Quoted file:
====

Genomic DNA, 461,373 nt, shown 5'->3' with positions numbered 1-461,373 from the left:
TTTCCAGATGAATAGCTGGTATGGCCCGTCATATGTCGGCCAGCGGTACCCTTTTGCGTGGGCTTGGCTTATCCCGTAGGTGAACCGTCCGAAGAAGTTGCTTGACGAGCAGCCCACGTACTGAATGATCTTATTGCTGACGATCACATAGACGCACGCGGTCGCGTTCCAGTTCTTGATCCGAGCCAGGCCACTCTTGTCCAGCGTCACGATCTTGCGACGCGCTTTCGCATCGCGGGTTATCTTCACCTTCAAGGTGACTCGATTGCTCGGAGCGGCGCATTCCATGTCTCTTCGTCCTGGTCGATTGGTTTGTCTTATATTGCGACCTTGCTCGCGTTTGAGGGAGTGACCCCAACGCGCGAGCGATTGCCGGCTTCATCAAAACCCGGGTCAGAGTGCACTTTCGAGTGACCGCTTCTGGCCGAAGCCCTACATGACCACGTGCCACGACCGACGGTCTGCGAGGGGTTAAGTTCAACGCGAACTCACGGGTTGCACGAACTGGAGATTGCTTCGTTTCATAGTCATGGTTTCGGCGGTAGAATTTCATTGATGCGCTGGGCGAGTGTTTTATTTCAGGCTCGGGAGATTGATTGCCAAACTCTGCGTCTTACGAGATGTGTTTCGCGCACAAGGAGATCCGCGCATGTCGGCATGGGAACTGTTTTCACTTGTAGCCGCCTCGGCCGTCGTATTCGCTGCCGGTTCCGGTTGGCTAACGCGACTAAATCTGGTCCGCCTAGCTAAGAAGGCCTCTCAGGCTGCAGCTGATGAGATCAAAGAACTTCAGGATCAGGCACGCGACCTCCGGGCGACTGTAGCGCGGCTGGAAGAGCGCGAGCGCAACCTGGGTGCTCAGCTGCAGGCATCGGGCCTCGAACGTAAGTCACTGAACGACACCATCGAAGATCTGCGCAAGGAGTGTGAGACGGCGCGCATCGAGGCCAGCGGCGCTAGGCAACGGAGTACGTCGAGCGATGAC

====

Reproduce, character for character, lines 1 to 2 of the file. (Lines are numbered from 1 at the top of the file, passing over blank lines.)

Genomic DNA, 461,373 nt, shown 5'->3' with positions numbered 1-461,373 from the left:
TTTCCAGATGAATAGCTGGTATGGCCCGTCATATGTCGGCCAGCGGTACCCTTTTGCGTGGGCTTGGCTTATCCCGTAGGTGAACCGTCCGAAGAAGTTGCTTGACGAGCAGCCCACGTACTGAATGATCTTATTGCTGACGATCACATAGACGCACGCGGTCGCGTTCCAGTTCTTGATCCGAGCCAGGCCACTCTTGTCCAGCGTCACGATCTTGCGACGCGCTTTCGCATCGCGGGTTATCTTCACCTTCAAGGTGACTCGATTGCTCGGAGCGGCGCATTCCATGTCTCTTCGTCCTGGTCGATTGGTTTGTCTTATATTGCGACCTTGCTCGCGTTTGAGGGAGTGACCCCAACGCGCGAGCGATTGCCGGCTTCATCAAAACCCGGGTCAGAGTGCACTTTCGAGTGACCGCTTCTGGCCGAAGCCCTACATGACCACGTGCCACGACCGACGGTCTGCGAGGGGTTAAGTTCAACGCGAACTCACGGGTTGCACGAACTGGAGATTGCTTCGTTTCATAGTCATGGTTTCGGCGGTAGAATTTCATTGATGCGCTGGGCGAGTGTTTTATTTCAGGCTCGGGAGATTGATTGCCAAACTCTGCGTCTTACGAGATGTGTTTCGCGCACAAGGAGATCCGCGCATGTCGGCATGGGAACTGTTTTCACTTGTAGCCGCCTCGGCCGTCGTATTCGCTGCCGGTTCCGGTTGGCTAACGCGACTAAATCTGGTCCGCCTAGCTAAGAAGGCCTCTCAGGCTGCAGCTGATGAGATCAAAGAACTTCAGGATCAGGCACGCGACCTCCGGGCGACTGTAGCGCGGCTGGAAGAGCGCGAGCGCAACCTGGGTGCTCAGCTGCAGGCATCGGGCCTCGAACGTAAGTCACTGAACGACACCATCGAAGATCTGCGCAAGGAGTGTGAGACGGCGCGCATCGAGGCCAGCGGCGCTAGGCAACGGAGTACGTCGAGCGATGAC